Downs made $5 million last year, and despite his late-season slump, is still likely in line for a multiyear deal for a similar amount. At $3-4 million per season, Downs would be worth the risk for the Phillies, but depending on the market he could command as high as $5 million.

Javier Lopez
Age: 36
2011-13 stats: 12-4, 2.38 ERA, 209 games, nine saves, 1.255 WHIP
Most recent contract: Two years, $8.5 million with Giants

Two years younger and even stealthier against lefties, Lopez is arguably the best southpaw reliever on the open market.

Lopez is coming off a career year in 2013, when he posted a 1.83 ERA in 69 appearances, striking out 37 and walking 12 in 39.1 innings. He also led the league in stranding inherited base runners, allowing just 10.5 percent to score.

His sidearm delivery helps him mow down left-handers, who have hit just .170 against him since 2011. But he's pretty much a lefty-only specialist, as right-handers have batted .315 off him over that same span.

Since 2010, he's been extremely consistent with a 2.37 ERA over 286 appearances, but his walk rate has been a tad concerning, as he's handed out 3.5 free passes per nine. His control improved last season, for his best rate (2.7 per nine) since his rookie year in 2003.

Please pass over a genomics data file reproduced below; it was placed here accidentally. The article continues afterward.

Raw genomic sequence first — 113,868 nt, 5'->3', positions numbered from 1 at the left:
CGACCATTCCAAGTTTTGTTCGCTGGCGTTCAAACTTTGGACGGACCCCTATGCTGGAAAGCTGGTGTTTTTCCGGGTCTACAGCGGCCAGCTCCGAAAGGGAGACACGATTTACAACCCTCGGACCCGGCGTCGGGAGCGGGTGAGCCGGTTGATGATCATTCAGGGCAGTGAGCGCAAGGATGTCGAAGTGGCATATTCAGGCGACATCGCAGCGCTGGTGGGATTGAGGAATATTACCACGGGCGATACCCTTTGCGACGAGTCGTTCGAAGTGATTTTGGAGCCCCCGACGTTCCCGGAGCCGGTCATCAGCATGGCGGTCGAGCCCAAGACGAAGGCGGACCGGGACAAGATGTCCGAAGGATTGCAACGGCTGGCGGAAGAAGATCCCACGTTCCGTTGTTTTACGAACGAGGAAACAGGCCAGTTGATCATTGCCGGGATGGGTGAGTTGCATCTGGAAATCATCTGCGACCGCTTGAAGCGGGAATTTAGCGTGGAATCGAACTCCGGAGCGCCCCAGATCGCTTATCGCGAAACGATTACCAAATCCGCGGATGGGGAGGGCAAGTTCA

Although Lopez has the ability and confidence to pitch the eighth or ninth, he seldom throws an entire inning. Just 11 of his 69 appearances last season were for one full inning or longer.

According to MLB.com, there's mutual interest between Lopez and the Giants for a return to San Francisco, where he pitched on World Series-winning teams in 2010 and 2012. Phillies fans should recall the stellar NLCS he pitched in 2010, when he allowed just one run and one hit over 4.1 innings in five games and got the victory in the decisive Game 6.

If he does not stay with the Giants, a "significant number" of clubs are reportedly interested. The Phillies should be one of them, although he could demand a lucrative deal for a reliever, and they've already got Papelbon on the book for $13 million, Adams for $7 million and Bastardo eligible for arbitration.

Lopez made $4.25 million in 2013. On the open market, two or three years at around $5-6 million annually seems likely.

Tomorrow: Corey Seidman takes a look at free-agent outfielder Curtis Granderson.

Cuban ballplayers mourn loss of Jose Fernandez

Cuban ballplayers mourn loss of Jose Fernandez

CHICAGO — Chicago Cubs outfielder Jorge Soler played with Miami Marlins pitcher Jose Fernandez when the two were growing up in Cuba. They traveled together to Venezuela for a youth tournament.